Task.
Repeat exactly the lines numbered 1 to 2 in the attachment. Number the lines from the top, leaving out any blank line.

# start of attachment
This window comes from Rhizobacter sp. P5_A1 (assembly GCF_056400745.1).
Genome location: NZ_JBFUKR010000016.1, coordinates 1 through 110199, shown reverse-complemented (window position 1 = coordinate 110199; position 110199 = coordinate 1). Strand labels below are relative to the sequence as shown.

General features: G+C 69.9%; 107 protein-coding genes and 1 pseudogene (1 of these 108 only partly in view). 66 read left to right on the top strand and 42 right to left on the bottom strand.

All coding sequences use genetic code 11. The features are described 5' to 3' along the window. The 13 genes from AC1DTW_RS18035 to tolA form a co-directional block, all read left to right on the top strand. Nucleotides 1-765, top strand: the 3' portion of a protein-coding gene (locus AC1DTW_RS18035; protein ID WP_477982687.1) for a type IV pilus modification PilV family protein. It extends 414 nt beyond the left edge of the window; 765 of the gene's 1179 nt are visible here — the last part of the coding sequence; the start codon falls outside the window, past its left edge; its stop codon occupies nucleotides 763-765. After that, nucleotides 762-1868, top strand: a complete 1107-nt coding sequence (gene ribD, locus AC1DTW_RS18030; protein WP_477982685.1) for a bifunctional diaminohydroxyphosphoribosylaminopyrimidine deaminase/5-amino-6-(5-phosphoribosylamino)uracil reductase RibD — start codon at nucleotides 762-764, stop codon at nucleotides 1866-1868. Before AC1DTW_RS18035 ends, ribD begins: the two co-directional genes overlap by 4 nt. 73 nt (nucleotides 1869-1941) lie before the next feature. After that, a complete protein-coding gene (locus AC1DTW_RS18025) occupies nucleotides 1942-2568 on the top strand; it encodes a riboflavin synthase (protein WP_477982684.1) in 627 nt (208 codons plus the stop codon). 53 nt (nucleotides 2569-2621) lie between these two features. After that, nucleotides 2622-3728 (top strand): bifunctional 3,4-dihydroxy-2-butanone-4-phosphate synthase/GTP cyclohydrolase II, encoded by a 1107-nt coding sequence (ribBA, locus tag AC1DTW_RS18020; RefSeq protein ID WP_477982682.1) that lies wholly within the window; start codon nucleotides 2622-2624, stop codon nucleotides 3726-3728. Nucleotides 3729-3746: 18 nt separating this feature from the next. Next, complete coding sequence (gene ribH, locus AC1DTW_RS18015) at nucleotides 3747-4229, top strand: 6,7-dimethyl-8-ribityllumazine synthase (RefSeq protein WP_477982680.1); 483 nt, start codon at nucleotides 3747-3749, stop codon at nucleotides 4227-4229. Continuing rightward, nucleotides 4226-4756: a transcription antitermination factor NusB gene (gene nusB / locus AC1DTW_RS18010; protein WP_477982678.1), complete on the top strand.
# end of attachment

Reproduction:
This window comes from Rhizobacter sp. P5_A1 (assembly GCF_056400745.1).
Genome location: NZ_JBFUKR010000016.1, coordinates 1 through 110199, shown reverse-complemented (window position 1 = coordinate 110199; position 110199 = coordinate 1). Strand labels below are relative to the sequence as shown.